Creditors want David Bergstein’s Capitol Films Development put in bankruptcy, soon, and Bergstein isn’t fighting.
Bergstein and company had until Tuesday to oppose a motion for summary judgment, allowing a federal judge in Los Angeles to decide whether Capitol should be placed into bankruptcy. They did not act before the deadline.
Attorneys for the creditors said they expect Judge Barry Russell to move ahead with the bankruptcy, likely appointing Donald Durkin as the permanent trustee.
Durkin, who has acted as a temporary trustee until now, would then begin assessing and reorganizing Capitol’s assets.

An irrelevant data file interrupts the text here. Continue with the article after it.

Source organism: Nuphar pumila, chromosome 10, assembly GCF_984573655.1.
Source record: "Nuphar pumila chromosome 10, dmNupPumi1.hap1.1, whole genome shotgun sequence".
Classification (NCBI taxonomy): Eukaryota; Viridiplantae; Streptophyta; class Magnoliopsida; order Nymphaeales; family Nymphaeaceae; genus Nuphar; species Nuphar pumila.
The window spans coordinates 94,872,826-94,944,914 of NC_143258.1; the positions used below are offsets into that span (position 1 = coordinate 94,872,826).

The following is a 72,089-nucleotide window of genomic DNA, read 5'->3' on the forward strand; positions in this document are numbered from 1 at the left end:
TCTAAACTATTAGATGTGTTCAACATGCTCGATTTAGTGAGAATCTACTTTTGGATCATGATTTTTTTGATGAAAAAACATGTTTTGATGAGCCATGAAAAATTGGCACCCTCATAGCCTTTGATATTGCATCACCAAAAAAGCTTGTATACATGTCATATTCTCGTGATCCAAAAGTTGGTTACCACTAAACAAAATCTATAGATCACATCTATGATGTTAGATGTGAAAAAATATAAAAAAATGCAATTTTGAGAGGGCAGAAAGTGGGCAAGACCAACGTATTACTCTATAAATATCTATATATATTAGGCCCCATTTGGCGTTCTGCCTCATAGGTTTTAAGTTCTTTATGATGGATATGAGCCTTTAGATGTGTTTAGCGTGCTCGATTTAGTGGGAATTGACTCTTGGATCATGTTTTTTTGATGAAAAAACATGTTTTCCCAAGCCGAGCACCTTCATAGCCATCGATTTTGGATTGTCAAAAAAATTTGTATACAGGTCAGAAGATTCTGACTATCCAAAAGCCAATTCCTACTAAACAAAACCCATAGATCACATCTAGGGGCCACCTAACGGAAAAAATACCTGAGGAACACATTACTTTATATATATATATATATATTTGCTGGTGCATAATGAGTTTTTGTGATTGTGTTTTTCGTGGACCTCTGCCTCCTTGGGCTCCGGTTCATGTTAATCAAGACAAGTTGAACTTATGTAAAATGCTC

“We’re just excited to move forward,” said Edward Lyman of the Cochran Firm, which represents creditor Steven-Elliot Altman.
Construction magnate Ronald Tutor, who guaranteed a loan to Capitol parent company CT-1 Holdings in 2008, has distanced himself from the embattled financier in recent weeks. Tutor has said that he divested himself of interest in Bergstein’s companies the following year.
Tutor is a major player in the group that is purchasing Miramax from Disney.
Judge will likely address the order at Capitol’s next hearing Oct. 19.